The purpose of this study was to stratify plastic surgery patients into venous thromboembolism risk categories; identify patients at highest risk for venous thromboembolism; and quantify rates of postoperative all-cause mortality, venous thromboembolism, and hematoma/bleeding on different forms of thromboprophylaxis. Furthermore, this study aimed to determine the compliance and average duration of outpatient chemoprophylaxis.
A retrospective cohort study was carried out on a single plastic surgeon's experience. Venous thromboembolism risk stratification identified patients at highest risk. Records were reviewed for regimen of thromboprophylaxis and for occurrences of all-cause mortality, venous thromboembolism, and hematoma/bleeding. Outpatient compliance and duration of low-molecular-weight heparin chemoprophylaxis was also documented.
During the study time period, 173 operations involved 120 patients at highest risk for venous thromboembolism. Among highest risk patients, one (0.8 percent) suffered a pulmonary embolism, eight (6.7 percent) experienced a deep vein thrombosis, and 15 (12.5 percent) endured a hematoma/bleed. Thirteen of 14 outpatients (92.9 percent) were compliant with low-molecular-weight heparin and remained on chemoprophylaxis for an average of 7.4 days.
Mechanical prophylaxis plus subcutaneous heparin (unfractionated or low-molecular-weight heparin) conferred a statistically significant reduction in the rate of venous thromboembolism without a significant increase in bleeding versus mechanical prophylaxis alone. Subgroup analysis of patients placed on mechanical prophylaxis plus low-molecular-weight heparin revealed similar statistically significant findings. Outpatients placed on low-molecular-weight heparin chemoprophylaxis demonstrated excellent compliance and comfort with self-administration. Therefore, the use of mechanical prophylaxis supplemented with low-molecular-weight heparin is strongly recommended as the first-line regimen for thromboprophylaxis in plastic surgery patients at highest risk for venous thromboembolism.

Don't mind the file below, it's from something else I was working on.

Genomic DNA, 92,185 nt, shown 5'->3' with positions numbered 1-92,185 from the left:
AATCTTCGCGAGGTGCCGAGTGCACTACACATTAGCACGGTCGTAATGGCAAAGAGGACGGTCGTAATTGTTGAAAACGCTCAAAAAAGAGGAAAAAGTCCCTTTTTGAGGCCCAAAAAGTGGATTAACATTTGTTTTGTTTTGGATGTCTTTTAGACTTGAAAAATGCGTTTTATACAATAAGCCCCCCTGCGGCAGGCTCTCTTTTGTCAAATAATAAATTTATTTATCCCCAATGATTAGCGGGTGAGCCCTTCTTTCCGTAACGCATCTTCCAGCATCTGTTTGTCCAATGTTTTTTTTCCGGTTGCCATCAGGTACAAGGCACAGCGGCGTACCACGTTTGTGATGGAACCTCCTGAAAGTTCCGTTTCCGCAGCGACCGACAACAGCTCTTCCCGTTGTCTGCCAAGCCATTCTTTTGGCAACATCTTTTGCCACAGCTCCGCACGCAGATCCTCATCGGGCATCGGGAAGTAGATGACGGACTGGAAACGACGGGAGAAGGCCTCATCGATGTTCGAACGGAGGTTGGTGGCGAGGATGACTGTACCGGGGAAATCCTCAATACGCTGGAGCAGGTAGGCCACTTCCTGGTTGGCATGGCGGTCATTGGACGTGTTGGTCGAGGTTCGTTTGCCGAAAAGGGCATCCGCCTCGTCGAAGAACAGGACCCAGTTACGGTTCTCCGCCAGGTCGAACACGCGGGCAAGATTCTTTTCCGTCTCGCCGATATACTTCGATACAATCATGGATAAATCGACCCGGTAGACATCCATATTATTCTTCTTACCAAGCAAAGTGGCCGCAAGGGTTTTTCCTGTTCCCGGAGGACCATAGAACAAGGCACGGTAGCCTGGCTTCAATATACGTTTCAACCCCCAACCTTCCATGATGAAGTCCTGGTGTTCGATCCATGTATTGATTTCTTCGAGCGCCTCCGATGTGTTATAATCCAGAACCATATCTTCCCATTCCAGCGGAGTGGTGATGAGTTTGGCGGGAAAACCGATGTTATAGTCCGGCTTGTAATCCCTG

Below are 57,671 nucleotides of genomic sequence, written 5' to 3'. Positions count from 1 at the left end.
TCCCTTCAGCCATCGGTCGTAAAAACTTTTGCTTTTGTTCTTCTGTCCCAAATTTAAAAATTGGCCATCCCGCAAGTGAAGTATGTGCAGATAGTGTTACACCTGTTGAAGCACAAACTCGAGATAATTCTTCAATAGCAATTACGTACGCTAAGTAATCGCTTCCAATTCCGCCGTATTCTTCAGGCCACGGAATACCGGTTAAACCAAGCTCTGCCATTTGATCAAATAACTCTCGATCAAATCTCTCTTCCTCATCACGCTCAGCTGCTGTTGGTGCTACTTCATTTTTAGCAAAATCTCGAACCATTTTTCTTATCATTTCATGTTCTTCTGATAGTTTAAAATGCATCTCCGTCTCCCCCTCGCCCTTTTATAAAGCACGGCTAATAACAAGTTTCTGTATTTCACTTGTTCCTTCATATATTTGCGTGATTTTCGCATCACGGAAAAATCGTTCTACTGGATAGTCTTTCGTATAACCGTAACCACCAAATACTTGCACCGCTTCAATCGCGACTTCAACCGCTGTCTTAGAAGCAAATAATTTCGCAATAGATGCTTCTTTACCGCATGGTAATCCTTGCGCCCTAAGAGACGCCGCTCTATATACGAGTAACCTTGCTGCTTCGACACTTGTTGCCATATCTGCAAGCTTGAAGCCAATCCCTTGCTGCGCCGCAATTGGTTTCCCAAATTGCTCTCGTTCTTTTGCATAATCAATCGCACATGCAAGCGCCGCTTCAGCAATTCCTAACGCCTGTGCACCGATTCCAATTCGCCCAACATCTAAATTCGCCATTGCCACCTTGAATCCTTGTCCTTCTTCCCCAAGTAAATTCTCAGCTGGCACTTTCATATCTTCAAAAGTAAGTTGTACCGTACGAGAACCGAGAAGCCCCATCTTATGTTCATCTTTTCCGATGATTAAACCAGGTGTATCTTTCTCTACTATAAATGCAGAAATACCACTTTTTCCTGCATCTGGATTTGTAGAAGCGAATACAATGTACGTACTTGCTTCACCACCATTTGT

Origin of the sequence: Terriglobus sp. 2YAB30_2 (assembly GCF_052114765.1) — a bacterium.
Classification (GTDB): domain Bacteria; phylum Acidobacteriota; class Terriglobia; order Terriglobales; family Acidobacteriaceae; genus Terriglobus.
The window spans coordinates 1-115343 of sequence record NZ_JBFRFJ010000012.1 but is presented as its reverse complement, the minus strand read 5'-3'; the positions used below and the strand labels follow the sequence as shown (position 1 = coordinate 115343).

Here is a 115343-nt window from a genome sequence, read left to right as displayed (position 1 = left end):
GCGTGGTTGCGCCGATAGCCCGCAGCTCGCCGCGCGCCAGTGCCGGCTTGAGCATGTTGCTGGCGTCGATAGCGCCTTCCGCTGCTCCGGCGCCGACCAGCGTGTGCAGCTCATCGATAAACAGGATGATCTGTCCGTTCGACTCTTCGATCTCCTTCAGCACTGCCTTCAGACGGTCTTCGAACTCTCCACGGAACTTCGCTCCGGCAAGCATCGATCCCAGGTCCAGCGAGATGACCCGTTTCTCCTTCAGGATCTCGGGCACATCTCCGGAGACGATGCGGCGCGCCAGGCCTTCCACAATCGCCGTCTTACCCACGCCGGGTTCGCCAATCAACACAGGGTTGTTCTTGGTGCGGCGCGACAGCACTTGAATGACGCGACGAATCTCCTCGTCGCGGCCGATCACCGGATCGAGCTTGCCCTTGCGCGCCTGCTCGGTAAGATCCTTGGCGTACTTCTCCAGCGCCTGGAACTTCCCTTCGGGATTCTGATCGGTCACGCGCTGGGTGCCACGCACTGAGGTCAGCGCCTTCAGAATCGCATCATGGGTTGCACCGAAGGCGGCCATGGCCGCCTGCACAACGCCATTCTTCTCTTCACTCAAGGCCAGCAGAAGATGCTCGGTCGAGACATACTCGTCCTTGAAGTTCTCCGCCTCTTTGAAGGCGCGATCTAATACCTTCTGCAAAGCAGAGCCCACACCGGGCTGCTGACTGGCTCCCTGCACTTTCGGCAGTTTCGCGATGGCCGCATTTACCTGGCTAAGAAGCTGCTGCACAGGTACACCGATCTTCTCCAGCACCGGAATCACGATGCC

From the Department of Plastic Surgery, Georgetown University Hospital.
Received for publication January 30, 2008; accepted June 9, 2008.
Disclosure:None of the authors has a financial interest in any of the products, devices, or drugs mentioned in this article.
Steven Paul Davison, D.D.S., M.D.; Georgetown University Hospital; 3800 Reservoir Road, NW; PHC Building, First Floor; Washington, D.C. 20007; firstname.lastname@example.org